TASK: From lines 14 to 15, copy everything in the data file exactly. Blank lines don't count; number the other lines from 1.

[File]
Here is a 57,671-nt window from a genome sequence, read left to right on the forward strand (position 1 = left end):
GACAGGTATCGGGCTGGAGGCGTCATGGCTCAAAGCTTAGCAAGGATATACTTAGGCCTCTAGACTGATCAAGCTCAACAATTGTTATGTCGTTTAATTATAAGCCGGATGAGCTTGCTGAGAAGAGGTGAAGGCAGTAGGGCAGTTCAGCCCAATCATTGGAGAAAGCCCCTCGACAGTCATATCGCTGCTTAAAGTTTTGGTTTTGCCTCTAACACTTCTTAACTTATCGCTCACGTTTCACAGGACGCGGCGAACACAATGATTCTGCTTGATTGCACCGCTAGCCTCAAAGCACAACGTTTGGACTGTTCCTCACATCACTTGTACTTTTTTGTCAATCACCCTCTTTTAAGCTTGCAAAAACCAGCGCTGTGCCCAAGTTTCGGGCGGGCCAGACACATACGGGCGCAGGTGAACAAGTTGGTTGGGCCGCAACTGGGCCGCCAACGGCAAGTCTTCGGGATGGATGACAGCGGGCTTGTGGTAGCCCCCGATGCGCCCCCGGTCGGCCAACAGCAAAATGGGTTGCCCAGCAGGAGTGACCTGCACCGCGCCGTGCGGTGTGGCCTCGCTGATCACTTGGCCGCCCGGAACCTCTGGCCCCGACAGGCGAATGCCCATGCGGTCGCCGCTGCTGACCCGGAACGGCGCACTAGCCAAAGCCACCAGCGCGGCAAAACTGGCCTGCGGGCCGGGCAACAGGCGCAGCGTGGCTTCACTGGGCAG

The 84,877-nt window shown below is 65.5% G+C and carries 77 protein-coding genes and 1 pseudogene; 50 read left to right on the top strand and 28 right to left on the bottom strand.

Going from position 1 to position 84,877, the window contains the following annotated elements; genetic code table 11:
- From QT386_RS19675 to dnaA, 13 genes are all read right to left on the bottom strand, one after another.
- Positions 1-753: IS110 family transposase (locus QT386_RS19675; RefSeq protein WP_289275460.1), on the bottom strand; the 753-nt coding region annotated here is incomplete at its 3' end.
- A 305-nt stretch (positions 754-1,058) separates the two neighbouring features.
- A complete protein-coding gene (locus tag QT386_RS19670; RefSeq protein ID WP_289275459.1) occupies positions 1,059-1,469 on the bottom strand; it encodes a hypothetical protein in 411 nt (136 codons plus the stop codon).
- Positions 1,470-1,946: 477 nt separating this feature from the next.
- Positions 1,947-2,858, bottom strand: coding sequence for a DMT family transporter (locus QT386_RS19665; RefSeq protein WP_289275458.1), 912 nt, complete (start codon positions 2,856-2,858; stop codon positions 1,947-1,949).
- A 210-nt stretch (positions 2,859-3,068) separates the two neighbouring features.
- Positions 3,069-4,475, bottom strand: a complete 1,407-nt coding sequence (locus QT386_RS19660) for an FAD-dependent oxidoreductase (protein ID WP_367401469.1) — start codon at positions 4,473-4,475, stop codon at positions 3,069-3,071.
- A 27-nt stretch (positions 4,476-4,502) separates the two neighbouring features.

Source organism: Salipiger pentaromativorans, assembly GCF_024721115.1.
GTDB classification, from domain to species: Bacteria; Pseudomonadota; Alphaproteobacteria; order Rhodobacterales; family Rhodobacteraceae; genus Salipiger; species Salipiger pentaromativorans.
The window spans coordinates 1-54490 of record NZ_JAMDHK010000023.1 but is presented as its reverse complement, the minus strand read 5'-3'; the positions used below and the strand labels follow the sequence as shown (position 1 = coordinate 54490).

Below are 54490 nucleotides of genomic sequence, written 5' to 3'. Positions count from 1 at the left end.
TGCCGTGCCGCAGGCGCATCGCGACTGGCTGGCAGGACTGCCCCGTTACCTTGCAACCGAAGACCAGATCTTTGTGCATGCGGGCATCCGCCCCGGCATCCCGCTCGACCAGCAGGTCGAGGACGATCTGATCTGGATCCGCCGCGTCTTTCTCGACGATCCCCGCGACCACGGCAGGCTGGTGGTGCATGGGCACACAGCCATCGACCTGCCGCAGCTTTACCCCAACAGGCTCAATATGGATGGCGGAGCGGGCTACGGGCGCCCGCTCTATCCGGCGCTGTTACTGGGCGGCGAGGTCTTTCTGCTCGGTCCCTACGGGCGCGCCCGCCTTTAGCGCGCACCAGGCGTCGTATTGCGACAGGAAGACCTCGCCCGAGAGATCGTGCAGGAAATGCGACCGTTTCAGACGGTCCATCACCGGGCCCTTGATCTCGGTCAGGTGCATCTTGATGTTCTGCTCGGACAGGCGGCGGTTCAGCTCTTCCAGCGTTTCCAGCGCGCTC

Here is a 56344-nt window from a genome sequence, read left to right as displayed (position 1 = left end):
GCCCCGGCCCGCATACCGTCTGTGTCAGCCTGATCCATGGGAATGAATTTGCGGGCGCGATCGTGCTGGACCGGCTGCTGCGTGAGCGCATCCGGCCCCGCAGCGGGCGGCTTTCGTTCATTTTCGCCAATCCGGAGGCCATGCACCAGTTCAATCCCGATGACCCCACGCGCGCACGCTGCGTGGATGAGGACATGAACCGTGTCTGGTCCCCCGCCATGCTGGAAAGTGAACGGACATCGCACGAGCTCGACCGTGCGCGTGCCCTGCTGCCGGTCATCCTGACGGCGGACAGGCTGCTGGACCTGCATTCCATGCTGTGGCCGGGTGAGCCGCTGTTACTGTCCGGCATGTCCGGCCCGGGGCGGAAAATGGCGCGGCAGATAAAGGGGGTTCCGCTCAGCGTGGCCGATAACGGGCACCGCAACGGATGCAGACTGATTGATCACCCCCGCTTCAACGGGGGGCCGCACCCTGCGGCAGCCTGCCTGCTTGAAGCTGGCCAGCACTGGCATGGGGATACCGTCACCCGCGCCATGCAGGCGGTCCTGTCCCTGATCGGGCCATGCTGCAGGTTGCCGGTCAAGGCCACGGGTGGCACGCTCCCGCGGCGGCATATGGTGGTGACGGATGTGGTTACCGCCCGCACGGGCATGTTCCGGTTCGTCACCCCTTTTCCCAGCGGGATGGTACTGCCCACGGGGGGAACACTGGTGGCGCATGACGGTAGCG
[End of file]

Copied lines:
Source organism: Salipiger pentaromativorans, assembly GCF_024721115.1.
GTDB classification, from domain to species: Bacteria; Pseudomonadota; Alphaproteobacteria; order Rhodobacterales; family Rhodobacteraceae; genus Salipiger; species Salipiger pentaromativorans.